Law professor Kristen Underhill and I offer this approach to address inequities in the distribution of COVID-19 vaccines. COVID-19 devastated communities of color, leading to significantly higher rates of disease and death. But in the initial stages of the vaccine’s rollout, white communities demonstrated a markedly higher take-up of COVID-19 vaccines than communities of color. Some reasons for this disparity are distinct to vaccines. For instance, communities of color may hold a deep and justified medical mistrust. Moreover, new and emerging medical technologies are typically adopted by the most economically advantaged.

In addition, low-income communities of color faced structural impediments to obtaining the vaccine, including lack of a stable connection to the internet to schedule vaccine appointments and a lack of access to transit needed to get the vaccine. In that context, the Centers for Disease Control and Prevention (CDC) and U.S. Department of Homeland Security should have encouraged specific approaches to state and local vaccine distribution to increase vaccine access by low-income communities and communities of color. For instance, federal agencies could have encouraged walk-in vaccinations in hard-hit communities or encouraged states and localities to locate vaccination sites near public transit or in communities most affected. A default equity plan could have embodied those design choices.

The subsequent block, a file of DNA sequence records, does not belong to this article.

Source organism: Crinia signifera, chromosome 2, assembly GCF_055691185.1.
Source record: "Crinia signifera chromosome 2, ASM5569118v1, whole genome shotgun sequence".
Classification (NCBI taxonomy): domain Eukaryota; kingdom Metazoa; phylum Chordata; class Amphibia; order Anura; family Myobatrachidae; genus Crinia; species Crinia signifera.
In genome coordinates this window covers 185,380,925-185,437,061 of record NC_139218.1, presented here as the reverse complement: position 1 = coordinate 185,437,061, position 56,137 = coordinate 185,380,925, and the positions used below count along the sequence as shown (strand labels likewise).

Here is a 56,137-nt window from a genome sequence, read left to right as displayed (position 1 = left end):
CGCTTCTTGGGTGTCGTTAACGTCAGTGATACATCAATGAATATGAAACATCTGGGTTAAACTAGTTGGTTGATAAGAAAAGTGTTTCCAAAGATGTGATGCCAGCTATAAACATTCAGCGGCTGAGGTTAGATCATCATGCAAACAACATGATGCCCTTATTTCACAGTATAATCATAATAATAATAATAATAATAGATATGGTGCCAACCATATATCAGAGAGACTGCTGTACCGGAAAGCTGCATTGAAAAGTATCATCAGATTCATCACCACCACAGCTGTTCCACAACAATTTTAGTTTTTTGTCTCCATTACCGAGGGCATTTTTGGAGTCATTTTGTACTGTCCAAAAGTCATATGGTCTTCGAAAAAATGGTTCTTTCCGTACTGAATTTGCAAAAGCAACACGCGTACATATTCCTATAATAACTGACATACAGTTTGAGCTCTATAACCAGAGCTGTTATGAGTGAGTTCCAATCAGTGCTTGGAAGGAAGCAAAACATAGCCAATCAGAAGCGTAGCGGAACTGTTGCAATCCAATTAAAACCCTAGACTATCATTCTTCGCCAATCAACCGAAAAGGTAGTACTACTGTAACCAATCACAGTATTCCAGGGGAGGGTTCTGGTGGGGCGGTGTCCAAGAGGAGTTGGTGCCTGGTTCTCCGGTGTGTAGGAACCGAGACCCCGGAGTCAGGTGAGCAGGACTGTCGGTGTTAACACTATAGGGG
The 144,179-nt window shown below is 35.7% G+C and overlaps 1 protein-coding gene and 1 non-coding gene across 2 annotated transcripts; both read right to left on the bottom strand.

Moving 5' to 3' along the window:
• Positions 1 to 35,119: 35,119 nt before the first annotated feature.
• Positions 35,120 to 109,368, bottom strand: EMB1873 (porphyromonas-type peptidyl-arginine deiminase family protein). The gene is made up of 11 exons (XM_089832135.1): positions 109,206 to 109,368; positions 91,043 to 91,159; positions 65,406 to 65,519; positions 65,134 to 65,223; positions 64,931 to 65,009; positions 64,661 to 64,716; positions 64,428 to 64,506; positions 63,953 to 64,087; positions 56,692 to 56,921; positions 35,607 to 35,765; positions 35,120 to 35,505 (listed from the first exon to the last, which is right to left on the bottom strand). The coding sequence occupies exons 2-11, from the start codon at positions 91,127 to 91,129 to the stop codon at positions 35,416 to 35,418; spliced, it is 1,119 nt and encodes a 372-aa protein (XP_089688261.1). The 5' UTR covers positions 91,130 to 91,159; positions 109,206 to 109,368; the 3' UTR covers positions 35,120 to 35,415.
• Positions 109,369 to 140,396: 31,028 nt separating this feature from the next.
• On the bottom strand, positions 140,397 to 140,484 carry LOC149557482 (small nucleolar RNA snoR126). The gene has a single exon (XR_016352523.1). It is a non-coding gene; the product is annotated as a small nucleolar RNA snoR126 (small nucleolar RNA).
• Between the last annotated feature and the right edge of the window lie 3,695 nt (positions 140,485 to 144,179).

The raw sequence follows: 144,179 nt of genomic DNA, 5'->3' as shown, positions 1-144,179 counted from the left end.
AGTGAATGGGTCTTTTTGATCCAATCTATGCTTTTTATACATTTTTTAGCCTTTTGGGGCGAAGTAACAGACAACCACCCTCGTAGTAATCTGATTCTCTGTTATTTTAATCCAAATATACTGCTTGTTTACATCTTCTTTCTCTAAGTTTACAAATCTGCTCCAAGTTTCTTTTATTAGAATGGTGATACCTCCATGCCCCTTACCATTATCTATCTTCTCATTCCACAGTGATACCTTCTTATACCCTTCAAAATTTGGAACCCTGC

A default equity plan is particularly useful given the speed necessary to roll out a vaccine during a pandemic. But the general approach—an agency using its expertise to encourage specific equitable practices—has value even in non-emergency situations. Housing rules, for instance, require entities receiving federal funds to further fair housing. A default equity plan could require that grant recipients adopt specific practices that the U.S. Department of Housing and Urban Development (HUD) has found to advance fair housing. For instance, HUD could require regional housing mobility plans for voucher recipients, inclusionary zoning, and source of income antidiscrimination legislation.